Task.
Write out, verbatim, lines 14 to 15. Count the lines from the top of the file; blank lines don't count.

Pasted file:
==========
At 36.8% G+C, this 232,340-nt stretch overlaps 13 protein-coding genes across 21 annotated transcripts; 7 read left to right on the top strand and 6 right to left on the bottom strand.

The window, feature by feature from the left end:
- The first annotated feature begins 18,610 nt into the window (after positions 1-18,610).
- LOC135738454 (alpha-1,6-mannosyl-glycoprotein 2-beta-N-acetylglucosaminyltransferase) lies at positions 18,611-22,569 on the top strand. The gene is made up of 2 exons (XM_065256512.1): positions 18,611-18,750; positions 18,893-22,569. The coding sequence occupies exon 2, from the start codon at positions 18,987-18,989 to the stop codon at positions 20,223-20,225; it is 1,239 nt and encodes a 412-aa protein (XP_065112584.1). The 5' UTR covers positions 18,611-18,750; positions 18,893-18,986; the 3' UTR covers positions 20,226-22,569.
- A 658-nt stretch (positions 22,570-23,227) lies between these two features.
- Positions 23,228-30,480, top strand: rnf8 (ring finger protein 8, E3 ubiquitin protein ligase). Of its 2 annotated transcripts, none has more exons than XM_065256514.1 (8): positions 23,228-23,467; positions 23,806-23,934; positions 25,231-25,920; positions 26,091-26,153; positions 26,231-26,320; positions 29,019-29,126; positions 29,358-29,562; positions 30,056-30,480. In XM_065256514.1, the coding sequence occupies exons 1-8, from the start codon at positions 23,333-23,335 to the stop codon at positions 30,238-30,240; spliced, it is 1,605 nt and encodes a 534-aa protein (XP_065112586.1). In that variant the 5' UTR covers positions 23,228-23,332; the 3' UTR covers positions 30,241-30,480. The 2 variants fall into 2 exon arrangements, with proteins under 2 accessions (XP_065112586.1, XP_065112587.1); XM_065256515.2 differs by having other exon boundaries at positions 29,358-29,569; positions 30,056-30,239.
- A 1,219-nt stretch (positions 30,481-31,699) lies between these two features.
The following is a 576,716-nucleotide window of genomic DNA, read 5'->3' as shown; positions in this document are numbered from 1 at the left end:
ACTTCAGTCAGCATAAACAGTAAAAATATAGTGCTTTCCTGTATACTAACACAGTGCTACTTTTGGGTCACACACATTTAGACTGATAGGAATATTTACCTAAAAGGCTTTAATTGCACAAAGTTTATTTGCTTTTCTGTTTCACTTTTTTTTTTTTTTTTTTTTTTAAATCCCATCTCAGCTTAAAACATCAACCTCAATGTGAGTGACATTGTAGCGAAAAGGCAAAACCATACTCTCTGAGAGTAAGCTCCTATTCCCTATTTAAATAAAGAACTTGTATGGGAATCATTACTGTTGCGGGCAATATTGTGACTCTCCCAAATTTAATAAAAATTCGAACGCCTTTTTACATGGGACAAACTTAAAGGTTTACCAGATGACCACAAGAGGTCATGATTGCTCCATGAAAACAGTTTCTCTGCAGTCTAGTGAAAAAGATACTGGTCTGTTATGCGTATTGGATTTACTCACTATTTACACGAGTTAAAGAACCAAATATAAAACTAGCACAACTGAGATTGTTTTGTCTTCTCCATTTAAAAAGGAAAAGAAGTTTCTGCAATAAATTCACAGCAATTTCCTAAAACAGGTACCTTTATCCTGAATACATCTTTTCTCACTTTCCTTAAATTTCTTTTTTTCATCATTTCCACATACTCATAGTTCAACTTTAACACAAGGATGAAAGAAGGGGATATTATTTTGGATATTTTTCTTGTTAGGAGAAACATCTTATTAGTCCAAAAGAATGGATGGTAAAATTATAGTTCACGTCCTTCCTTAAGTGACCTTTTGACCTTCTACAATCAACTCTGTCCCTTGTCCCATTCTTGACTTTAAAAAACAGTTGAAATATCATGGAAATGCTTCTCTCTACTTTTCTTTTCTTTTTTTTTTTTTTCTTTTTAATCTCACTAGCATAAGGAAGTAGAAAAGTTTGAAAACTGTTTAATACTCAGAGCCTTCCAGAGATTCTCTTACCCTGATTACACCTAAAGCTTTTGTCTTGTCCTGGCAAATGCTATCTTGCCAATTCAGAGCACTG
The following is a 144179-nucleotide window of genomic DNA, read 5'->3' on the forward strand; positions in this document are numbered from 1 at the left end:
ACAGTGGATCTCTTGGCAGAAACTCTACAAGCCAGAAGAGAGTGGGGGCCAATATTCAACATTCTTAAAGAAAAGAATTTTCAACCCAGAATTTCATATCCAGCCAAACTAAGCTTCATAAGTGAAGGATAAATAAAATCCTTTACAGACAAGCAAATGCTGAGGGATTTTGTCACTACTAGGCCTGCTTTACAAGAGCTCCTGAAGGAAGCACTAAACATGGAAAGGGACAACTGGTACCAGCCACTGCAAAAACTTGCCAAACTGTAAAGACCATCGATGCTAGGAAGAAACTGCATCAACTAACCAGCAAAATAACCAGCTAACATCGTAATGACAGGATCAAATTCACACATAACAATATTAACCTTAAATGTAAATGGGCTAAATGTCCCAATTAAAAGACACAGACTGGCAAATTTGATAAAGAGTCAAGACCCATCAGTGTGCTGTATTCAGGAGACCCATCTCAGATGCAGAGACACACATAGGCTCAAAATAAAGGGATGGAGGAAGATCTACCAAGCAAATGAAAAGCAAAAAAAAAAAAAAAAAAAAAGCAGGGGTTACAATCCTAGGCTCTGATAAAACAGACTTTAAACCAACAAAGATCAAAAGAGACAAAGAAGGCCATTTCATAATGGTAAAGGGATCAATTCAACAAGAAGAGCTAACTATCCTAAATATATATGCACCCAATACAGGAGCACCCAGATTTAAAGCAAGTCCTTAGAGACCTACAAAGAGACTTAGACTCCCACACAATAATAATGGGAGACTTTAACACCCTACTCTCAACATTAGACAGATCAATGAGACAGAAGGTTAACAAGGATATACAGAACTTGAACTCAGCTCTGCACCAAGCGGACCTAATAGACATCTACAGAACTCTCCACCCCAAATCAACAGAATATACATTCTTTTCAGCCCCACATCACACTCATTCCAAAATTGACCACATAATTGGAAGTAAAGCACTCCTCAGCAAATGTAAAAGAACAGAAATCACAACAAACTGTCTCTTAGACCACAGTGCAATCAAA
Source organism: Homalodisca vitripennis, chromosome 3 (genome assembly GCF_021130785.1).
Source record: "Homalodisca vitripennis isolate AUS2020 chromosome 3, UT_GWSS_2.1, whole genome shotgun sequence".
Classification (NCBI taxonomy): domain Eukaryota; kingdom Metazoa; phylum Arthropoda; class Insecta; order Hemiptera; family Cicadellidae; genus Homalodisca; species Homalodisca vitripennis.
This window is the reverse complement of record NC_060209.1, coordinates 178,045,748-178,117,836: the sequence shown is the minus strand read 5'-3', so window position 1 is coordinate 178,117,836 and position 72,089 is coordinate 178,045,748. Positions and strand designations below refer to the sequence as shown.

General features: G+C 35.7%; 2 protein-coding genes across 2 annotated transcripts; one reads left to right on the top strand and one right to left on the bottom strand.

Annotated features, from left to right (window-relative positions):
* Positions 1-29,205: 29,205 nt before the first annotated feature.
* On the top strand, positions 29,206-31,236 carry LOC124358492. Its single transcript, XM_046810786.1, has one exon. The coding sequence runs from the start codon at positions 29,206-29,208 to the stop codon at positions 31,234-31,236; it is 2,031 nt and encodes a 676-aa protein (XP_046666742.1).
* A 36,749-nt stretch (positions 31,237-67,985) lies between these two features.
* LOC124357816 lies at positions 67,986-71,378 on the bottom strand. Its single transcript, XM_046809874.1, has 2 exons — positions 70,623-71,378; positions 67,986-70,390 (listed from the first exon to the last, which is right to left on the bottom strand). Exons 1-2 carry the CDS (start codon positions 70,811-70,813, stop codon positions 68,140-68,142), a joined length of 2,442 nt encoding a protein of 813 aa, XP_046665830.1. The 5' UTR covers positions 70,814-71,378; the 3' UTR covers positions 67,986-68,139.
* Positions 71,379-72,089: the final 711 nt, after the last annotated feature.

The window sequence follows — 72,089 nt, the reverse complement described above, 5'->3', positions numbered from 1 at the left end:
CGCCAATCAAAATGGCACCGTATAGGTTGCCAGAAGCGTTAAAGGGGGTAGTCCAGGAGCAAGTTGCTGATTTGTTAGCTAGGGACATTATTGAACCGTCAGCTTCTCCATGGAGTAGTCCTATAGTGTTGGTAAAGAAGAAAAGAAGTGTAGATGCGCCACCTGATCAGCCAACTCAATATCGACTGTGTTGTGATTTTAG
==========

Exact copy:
Classification (NCBI taxonomy): domain Eukaryota; kingdom Metazoa; phylum Arthropoda; class Insecta; order Hemiptera; family Cicadellidae; genus Homalodisca; species Homalodisca vitripennis.
This window is the reverse complement of record NC_060209.1, coordinates 178,045,748-178,117,836: the sequence shown is the minus strand read 5'-3', so window position 1 is coordinate 178,117,836 and position 72,089 is coordinate 178,045,748. Positions and strand designations below refer to the sequence as shown.